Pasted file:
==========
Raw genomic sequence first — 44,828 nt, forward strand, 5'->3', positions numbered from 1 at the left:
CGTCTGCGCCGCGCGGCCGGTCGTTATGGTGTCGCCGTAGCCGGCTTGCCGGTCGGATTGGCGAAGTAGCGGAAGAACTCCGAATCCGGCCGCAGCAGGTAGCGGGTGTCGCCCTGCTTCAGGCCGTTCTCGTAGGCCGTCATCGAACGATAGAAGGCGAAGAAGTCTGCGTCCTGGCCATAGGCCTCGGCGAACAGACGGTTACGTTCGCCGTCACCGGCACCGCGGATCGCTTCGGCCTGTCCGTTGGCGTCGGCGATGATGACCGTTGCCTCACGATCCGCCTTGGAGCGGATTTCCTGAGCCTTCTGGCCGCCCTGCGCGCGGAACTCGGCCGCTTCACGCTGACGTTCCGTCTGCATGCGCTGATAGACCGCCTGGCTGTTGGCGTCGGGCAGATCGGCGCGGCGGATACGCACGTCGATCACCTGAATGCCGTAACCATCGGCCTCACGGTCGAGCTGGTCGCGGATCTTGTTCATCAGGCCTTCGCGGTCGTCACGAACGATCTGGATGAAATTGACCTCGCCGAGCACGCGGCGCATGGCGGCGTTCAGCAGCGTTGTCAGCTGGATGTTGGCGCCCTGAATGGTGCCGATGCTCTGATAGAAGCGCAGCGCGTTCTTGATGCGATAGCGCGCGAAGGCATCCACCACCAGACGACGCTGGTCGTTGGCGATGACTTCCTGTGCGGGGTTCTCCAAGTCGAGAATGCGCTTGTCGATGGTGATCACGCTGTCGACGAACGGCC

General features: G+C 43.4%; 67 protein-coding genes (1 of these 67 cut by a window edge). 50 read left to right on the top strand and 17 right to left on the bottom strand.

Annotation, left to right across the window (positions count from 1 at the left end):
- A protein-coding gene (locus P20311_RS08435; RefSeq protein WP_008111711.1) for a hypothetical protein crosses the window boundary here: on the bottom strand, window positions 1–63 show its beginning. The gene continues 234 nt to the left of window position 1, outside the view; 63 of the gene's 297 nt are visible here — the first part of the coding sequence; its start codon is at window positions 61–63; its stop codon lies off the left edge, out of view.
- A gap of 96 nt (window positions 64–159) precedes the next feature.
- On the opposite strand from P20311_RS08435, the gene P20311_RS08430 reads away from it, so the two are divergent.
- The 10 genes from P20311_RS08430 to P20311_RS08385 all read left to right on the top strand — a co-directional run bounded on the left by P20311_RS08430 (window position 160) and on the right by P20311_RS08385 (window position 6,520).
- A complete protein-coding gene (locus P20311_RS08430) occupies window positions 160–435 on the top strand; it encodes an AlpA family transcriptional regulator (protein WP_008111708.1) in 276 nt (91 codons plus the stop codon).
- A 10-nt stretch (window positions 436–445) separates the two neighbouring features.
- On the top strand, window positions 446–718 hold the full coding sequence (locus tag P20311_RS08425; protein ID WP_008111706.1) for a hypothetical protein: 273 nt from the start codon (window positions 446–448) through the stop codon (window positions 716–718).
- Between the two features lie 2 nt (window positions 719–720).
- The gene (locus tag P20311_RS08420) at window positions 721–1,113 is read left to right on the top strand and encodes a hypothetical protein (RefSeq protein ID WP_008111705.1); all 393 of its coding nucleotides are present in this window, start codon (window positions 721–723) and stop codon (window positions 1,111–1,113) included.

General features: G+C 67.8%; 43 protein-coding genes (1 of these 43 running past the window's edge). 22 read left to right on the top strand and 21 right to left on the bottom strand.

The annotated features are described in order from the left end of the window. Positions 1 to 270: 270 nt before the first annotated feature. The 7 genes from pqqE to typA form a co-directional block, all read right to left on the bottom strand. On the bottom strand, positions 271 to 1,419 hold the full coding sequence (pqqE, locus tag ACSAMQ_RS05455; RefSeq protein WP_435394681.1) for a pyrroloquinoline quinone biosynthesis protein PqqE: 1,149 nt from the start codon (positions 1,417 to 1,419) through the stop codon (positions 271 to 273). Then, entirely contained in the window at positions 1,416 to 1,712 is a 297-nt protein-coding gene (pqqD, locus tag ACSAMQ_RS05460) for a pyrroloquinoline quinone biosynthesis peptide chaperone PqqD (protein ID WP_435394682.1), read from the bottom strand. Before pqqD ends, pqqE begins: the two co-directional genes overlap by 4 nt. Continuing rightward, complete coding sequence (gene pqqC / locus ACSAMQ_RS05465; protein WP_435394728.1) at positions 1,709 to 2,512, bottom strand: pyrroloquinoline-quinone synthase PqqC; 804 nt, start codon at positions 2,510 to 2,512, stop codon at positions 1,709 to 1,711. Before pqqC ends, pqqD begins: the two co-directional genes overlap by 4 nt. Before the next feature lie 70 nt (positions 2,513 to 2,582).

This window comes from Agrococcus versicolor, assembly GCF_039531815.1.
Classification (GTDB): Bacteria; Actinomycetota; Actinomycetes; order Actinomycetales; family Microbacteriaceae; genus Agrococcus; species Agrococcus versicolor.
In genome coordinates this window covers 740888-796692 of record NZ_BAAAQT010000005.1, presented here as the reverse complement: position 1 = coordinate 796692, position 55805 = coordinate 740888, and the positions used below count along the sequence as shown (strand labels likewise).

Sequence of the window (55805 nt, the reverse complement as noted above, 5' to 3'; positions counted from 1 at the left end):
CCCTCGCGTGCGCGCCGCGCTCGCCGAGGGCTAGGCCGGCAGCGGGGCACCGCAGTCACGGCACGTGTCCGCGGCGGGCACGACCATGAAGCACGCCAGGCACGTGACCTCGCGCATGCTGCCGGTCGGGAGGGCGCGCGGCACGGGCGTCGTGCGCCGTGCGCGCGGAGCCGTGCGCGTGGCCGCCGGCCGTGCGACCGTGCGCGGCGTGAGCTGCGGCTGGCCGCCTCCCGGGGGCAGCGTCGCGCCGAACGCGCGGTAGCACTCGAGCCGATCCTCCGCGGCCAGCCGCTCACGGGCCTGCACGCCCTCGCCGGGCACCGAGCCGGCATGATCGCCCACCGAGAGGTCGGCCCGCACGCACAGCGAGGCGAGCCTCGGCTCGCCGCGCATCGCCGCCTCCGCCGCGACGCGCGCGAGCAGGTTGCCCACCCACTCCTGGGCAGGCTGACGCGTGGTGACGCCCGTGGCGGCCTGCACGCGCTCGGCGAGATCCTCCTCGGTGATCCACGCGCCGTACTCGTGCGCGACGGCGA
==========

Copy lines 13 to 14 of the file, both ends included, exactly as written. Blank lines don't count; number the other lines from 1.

- The gene (locus tag P20311_RS08420) at window positions 721–1,113 is read left to right on the top strand and encodes a hypothetical protein (RefSeq protein ID WP_008111705.1); all 393 of its coding nucleotides are present in this window, start codon (window positions 721–723) and stop codon (window positions 1,111–1,113) included.

General features: G+C 67.8%; 43 protein-coding genes (1 of these 43 running past the window's edge). 22 read left to right on the top strand and 21 right to left on the bottom strand.